He has set eternity in the hearts of men and women. Eccl. 3:11
The idea that both the Sabbath and eternity share something of the same essence is an ancient one in Jewish theology where the Sabbath is welcomed each week as an anticipation of heaven. As one ancient tradition declares: “The world to come is characterized by the kind of holiness possessed by the Sabbath in this world, and the Sabbath possesses a holiness like that of the world to come.”
The Sabbath reminds us that we belong simultaneously to two worlds—this world and the next. We are to long for the Sabbath in the same way we long for eternity, which is why Judaism tries to foster the vision of life as a weekly pilgrimage towards the seventh day. As the Jewish theologian Abraham Heschel states,
All our life should be a pilgrimage to the seventh day. The thought and appreciation of what this day may bring to us should be ever present in our minds as inspiring our vision of eternity. For the Sabbath is the counterpoint to the active, temporal life.
Rabbi Solomon, in his 11th century commentary on the Talmud, speaks similarly of the relationship between our temporal observance of the Sabbath and our anticipation of its resonance with heaven. He writes,
Unless one learns how to relish the taste of Sabbath while still in this world, as an initiation in our appreciation of eternal life, one will be unable to anticipate with joy the taste of eternity for the world to come. Sad is the lot of anyone who arrives inexperienced and, when led to heaven, cannot perceive there the familiar beauty of the Sabbath.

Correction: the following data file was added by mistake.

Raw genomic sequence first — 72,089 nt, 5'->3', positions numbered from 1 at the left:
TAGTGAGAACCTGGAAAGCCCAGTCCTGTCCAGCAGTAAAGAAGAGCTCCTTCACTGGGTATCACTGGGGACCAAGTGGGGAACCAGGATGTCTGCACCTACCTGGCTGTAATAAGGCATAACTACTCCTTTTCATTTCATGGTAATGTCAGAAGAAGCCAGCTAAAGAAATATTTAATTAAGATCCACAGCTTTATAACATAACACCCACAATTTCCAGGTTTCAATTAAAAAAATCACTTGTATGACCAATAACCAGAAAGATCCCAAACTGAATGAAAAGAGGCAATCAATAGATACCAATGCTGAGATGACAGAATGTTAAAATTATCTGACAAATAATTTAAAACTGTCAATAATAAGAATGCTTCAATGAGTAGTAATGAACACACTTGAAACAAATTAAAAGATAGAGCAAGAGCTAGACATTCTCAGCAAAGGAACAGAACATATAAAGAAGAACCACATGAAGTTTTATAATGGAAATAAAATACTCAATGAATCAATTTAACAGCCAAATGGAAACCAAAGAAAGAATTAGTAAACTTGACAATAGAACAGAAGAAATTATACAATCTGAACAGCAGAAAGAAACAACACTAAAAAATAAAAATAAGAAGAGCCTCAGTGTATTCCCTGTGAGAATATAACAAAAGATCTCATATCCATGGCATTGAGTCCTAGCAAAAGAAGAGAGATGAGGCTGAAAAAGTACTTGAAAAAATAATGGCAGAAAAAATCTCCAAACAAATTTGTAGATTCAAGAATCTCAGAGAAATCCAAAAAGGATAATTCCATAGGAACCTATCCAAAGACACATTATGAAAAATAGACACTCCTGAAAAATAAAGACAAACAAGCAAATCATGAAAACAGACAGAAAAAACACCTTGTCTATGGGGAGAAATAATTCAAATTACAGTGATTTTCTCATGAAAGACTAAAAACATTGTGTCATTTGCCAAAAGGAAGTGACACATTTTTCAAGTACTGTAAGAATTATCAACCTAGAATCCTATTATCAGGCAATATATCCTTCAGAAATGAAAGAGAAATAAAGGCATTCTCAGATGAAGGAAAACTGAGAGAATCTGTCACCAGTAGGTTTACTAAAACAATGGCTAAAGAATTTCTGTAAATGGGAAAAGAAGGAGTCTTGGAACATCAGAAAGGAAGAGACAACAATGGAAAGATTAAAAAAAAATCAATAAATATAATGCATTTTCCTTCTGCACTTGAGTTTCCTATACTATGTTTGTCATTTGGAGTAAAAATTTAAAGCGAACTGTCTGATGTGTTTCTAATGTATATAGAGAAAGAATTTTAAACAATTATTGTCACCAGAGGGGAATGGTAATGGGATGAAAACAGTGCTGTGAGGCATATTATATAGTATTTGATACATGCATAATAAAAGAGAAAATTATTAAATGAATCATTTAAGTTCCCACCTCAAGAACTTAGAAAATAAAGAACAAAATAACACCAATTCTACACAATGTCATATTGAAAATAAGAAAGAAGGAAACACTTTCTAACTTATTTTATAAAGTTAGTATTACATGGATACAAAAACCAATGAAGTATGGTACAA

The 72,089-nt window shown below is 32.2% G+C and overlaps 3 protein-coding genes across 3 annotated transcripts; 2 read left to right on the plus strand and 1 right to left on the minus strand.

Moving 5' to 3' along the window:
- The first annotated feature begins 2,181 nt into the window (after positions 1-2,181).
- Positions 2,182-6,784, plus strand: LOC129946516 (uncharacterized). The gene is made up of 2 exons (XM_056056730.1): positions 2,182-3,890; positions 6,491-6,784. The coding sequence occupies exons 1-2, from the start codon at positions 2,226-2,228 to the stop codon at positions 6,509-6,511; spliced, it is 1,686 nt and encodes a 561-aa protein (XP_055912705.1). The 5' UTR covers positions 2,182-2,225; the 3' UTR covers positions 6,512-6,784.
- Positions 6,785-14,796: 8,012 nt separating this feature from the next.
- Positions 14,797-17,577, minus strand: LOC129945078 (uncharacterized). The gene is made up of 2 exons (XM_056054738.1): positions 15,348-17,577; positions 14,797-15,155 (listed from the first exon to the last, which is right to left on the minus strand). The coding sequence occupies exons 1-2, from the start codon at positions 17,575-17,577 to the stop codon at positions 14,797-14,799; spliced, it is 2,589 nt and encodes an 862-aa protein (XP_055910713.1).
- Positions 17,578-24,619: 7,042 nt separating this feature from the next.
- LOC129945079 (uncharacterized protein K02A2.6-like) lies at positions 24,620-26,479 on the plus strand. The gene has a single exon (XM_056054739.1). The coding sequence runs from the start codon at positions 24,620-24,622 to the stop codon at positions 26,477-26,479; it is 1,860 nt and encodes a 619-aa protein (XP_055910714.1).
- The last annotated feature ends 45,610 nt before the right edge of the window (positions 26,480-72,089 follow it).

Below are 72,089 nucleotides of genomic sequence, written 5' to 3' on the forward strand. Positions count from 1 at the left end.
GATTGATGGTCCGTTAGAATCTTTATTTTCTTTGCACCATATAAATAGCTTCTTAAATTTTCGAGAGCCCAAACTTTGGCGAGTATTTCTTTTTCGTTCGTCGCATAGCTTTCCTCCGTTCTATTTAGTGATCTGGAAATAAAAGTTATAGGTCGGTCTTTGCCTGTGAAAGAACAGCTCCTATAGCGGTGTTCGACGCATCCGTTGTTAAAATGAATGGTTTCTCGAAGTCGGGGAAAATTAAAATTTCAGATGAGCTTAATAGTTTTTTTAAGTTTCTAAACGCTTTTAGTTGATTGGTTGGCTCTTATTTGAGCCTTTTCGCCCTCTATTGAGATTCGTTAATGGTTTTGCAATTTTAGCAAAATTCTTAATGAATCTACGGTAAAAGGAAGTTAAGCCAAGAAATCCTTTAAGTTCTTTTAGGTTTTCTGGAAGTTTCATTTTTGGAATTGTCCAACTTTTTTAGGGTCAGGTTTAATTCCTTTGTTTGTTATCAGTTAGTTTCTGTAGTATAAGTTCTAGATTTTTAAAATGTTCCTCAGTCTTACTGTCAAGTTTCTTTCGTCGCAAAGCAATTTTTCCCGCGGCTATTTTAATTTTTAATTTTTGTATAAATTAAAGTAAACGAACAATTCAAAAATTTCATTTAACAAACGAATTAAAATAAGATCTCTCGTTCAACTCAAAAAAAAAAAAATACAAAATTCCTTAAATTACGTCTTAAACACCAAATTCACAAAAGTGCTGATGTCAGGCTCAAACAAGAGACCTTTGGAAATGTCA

As the Sabbath is part of God’s inaugural act of creation, so is it a symbol of the final act of creation. This is why the writer of the book of Hebrews encourages us, in this life, to make every effort to enter the “Sabbath-rest” that still awaits the people of God (Heb. 4:9-10).
In light of the eternity that it foreshadows, let us cultivate the art of anticipating, each week, the day God has deemed as holy. Let us creatively prepare ourselves to receive the blessing that God has promised us on our day of rest. And, above all, let us learn to relish, while still in this world, a growing taste for the God-given delights of the Sabbath. It will help us appreciate all the more the eternal life we will one day recognize as our final Sabbath-rest.